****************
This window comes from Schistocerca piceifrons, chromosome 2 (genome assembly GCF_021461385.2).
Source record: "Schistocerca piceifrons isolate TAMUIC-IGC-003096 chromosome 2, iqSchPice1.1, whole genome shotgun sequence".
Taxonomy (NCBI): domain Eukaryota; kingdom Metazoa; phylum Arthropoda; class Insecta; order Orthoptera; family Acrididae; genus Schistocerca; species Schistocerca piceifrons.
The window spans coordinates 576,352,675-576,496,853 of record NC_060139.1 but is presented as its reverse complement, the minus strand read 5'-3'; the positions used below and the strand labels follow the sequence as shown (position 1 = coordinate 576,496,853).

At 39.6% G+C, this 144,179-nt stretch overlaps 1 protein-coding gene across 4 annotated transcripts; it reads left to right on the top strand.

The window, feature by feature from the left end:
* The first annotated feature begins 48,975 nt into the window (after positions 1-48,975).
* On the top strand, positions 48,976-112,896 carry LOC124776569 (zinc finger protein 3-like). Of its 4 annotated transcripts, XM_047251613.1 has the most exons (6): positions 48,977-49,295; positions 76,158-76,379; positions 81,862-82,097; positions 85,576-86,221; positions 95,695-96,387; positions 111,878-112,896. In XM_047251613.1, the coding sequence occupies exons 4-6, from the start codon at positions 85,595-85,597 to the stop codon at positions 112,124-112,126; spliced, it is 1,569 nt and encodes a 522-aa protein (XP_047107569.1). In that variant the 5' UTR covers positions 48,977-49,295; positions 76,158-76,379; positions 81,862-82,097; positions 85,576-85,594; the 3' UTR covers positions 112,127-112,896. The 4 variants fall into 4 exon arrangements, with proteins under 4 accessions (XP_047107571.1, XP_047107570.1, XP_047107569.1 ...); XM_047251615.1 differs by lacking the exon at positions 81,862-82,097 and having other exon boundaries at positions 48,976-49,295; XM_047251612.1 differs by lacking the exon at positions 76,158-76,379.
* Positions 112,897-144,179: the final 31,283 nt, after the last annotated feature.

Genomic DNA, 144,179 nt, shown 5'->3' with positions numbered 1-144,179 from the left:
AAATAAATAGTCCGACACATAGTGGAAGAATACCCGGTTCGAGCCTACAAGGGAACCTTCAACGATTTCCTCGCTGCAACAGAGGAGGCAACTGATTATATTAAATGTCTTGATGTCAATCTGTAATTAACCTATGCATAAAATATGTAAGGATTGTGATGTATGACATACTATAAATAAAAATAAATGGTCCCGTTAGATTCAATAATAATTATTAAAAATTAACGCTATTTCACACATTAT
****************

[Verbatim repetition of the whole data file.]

This window comes from Schistocerca piceifrons, chromosome 2 (genome assembly GCF_021461385.2).
Source record: "Schistocerca piceifrons isolate TAMUIC-IGC-003096 chromosome 2, iqSchPice1.1, whole genome shotgun sequence".
Taxonomy (NCBI): domain Eukaryota; kingdom Metazoa; phylum Arthropoda; class Insecta; order Orthoptera; family Acrididae; genus Schistocerca; species Schistocerca piceifrons.
The window spans coordinates 576,352,675-576,496,853 of record NC_060139.1 but is presented as its reverse complement, the minus strand read 5'-3'; the positions used below and the strand labels follow the sequence as shown (position 1 = coordinate 576,496,853).

At 39.6% G+C, this 144,179-nt stretch overlaps 1 protein-coding gene across 4 annotated transcripts; it reads left to right on the top strand.

The window, feature by feature from the left end:
* The first annotated feature begins 48,975 nt into the window (after positions 1-48,975).
* On the top strand, positions 48,976-112,896 carry LOC124776569 (zinc finger protein 3-like). Of its 4 annotated transcripts, XM_047251613.1 has the most exons (6): positions 48,977-49,295; positions 76,158-76,379; positions 81,862-82,097; positions 85,576-86,221; positions 95,695-96,387; positions 111,878-112,896. In XM_047251613.1, the coding sequence occupies exons 4-6, from the start codon at positions 85,595-85,597 to the stop codon at positions 112,124-112,126; spliced, it is 1,569 nt and encodes a 522-aa protein (XP_047107569.1). In that variant the 5' UTR covers positions 48,977-49,295; positions 76,158-76,379; positions 81,862-82,097; positions 85,576-85,594; the 3' UTR covers positions 112,127-112,896. The 4 variants fall into 4 exon arrangements, with proteins under 4 accessions (XP_047107571.1, XP_047107570.1, XP_047107569.1 ...); XM_047251615.1 differs by lacking the exon at positions 81,862-82,097 and having other exon boundaries at positions 48,976-49,295; XM_047251612.1 differs by lacking the exon at positions 76,158-76,379.
* Positions 112,897-144,179: the final 31,283 nt, after the last annotated feature.

Genomic DNA, 144,179 nt, shown 5'->3' with positions numbered 1-144,179 from the left:
AAATAAATAGTCCGACACATAGTGGAAGAATACCCGGTTCGAGCCTACAAGGGAACCTTCAACGATTTCCTCGCTGCAACAGAGGAGGCAACTGATTATATTAAATGTCTTGATGTCAATCTGTAATTAACCTATGCATAAAATATGTAAGGATTGTGATGTATGACATACTATAAATAAAAATAAATGGTCCCGTTAGATTCAATAATAATTATTAAAAATTAACGCTATTTCACACATTAT